Welcome to our new section, Thrive on Campus, devoted to covering the urgent issue of mental health among college and university students from all angles. If you are a college student, we invite you to apply to be an Editor-at-Large, or to simply contribute (please tag your pieces ThriveOnCampus.) We welcome faculty, clinicians and graduates to contribute as well. Read more here.
When I ask my friends how they’re doing, it seems like their responses are always the same: “I’m good, but I’m just really busy.” I just saw a girl from my statistics class doing our homework that’s due in over a week because she “just doesn’t have anything else to be working on right now.”
Constantly working is the standard here at Duke. We create schedules for ourselves that are so jam-packed that we can’t afford spontaneous conversations with friends. We have to-do lists that are so long that it seems like there’s not even enough time in the day to add flossing to our dental hygiene regimens. We seem to wear our busyness on our chests like a badge of honor. And when everyone around us seems to be doing the same thing, it’s difficult to not simply just join the crowds.
After all — it’s the constant doing that may have gotten us into Duke in the first place. It’s what we know. Many of us come into Duke thinking that the reputation for academic rigor is going to consume us and our time. And then it’s a self-fulfilling prophecy; when the academic demand doesn’t meet our expectations, we seem to allow it to meet our expectations.
So why do we still do so much despite knowing that it’s often destructive to our well-being? Maybe it’s because humans are conformists — we just want to fit in. We strive to find connections and feel a sense of community because it provides us with purpose and makes us think our lives are meaningful. But when that sense of community stems from the commonality of stress and busyness from overworking ourselves, are we really getting what we want? We sacrifice our well-being and our humanity when all we have to do is slow down and understand what’s happening to us.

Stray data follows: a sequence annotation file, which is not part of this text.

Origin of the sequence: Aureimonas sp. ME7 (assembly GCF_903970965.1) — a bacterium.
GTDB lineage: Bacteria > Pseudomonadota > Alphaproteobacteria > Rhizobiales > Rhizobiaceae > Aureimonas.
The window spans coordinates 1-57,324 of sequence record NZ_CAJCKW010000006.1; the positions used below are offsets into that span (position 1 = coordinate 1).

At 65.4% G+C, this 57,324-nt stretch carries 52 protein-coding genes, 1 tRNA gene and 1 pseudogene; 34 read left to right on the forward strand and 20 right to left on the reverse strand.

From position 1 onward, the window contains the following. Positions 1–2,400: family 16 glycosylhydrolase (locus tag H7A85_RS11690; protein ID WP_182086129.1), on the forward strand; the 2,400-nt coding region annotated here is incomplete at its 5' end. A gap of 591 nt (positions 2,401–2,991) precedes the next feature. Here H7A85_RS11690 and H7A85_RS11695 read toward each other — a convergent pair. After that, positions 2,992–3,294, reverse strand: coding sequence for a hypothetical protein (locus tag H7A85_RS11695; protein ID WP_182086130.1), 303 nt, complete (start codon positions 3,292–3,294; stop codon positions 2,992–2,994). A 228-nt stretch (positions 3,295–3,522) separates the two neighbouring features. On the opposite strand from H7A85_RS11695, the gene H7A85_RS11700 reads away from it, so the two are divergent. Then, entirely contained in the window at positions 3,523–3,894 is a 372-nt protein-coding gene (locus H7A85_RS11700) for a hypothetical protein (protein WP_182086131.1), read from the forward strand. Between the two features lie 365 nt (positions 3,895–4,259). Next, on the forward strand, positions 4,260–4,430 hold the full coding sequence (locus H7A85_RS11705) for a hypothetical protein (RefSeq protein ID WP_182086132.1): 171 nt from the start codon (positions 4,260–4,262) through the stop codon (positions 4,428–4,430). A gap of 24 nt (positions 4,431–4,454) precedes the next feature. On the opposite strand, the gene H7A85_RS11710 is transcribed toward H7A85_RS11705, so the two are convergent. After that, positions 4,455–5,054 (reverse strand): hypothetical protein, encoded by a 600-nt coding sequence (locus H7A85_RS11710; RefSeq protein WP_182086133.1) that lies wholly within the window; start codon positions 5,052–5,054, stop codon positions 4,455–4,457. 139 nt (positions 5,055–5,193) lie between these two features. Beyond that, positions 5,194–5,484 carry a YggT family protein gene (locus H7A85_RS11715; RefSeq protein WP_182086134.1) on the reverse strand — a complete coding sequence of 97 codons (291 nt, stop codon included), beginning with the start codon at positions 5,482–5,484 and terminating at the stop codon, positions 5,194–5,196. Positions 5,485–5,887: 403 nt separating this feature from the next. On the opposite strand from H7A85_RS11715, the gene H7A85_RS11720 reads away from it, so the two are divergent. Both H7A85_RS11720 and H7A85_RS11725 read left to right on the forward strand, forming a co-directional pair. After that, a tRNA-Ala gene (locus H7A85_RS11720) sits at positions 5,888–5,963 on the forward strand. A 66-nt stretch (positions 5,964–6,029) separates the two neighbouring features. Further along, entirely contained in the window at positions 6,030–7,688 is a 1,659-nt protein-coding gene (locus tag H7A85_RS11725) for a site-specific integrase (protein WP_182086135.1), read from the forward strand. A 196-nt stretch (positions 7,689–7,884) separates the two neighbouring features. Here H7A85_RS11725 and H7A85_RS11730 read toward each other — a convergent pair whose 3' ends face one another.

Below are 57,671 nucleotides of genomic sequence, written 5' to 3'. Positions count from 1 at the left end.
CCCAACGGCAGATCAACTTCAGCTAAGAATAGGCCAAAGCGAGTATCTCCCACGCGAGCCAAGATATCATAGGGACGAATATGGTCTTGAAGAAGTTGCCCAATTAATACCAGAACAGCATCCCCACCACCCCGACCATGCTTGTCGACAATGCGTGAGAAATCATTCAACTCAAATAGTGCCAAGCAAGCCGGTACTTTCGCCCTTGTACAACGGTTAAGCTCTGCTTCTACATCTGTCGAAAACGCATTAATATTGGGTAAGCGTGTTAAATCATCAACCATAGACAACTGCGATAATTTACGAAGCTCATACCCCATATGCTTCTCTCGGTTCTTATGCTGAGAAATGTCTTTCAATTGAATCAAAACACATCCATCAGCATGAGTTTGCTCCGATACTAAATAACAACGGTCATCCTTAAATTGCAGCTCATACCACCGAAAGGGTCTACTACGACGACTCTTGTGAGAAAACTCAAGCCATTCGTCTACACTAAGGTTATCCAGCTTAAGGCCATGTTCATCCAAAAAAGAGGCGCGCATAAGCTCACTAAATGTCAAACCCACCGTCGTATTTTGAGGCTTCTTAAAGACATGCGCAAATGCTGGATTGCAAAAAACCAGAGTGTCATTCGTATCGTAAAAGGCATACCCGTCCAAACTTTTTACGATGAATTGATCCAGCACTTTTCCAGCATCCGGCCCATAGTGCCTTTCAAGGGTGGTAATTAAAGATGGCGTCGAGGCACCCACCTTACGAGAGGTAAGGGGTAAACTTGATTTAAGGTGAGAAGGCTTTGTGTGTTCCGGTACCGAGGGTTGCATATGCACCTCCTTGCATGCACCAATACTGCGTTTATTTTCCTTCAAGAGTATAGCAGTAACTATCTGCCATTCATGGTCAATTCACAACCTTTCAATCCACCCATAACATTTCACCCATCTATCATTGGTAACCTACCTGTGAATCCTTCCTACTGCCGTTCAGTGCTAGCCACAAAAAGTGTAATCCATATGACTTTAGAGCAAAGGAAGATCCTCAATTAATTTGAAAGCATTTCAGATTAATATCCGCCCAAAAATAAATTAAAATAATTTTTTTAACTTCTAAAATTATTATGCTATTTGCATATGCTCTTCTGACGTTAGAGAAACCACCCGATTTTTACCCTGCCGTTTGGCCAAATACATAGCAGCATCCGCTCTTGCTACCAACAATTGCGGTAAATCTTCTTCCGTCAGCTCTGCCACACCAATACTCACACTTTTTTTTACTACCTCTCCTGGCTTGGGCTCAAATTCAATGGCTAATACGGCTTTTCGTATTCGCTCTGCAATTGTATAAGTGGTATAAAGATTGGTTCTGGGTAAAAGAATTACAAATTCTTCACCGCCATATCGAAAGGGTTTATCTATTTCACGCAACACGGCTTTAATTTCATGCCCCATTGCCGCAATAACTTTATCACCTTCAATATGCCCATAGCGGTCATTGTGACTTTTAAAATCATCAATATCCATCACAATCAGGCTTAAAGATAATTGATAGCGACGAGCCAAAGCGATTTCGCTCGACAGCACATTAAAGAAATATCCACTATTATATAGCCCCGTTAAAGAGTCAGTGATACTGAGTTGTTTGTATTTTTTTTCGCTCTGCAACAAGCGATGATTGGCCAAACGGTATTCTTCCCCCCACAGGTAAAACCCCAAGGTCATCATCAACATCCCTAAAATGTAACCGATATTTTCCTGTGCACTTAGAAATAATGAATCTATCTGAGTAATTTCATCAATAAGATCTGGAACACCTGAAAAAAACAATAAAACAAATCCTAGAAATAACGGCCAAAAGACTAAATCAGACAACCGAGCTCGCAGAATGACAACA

The promise of college is that it’ll be the best four years of your life. Before coming to college we’re spoon-fed expectations like, “I really found myself in college.” But when we’re constantly doing things, we have less time to foster meaningful relationships and to reflect and understand ourselves. Socrates can be credited with saying “the unexamined life is not worth living.” And we have no time to slow down and reflect when we’re constantly distracted with work.
Here are some things we can do about it:
Be a nonconformist.
Try to disregard the people surrounding you and what they’re doing. Work when you need to work. Play when you feel like playing. Try not to be constantly working or busy for the sake of fitting in. Learn a new skill (like knitting or the guitar).
Don’t be afraid to say no.
Commit to fewer things, and have a more open schedule so that you have more time for yourself and your downtime.
Put your phone in a drawer.
In the age of technology, we are so connected to our phones, which makes it nearly impossible to be alone to unplug and unwind. Just a text message away, our phones make it so that we’re constantly accessible to our friends, which could derail the intentionality of our downtime.
When we center ourselves around our breath, we simply exist in the present moment. It might be the only time of the day when we aren’t doing something. Ultimately, we’re human beings, not human doings — and meditating is the rawest form of being. Cherish that time. If you don’t know what you’re doing, try Headspace or go to a meditation class or group on your campus.
“How is your soul?”
This might be a more intentional question than “How are you?” because so many people just want to talk about how busy they are all the time. Don’t be afraid to say to your friends, I’d rather not hear how work is going or how busy you are. I want to know about your soul. Tell me if you laughed today or if you cried today. If you can, try to connect with the people who matter to you because of who they are, not because of what they do.
Do work away from your room.
On college campuses, there often is not a clear distinction between work and leisure for many students because people do work in their rooms. If possible, keep work away from your room. Keep the space within those walls centered around downtime, relaxation and self-care.
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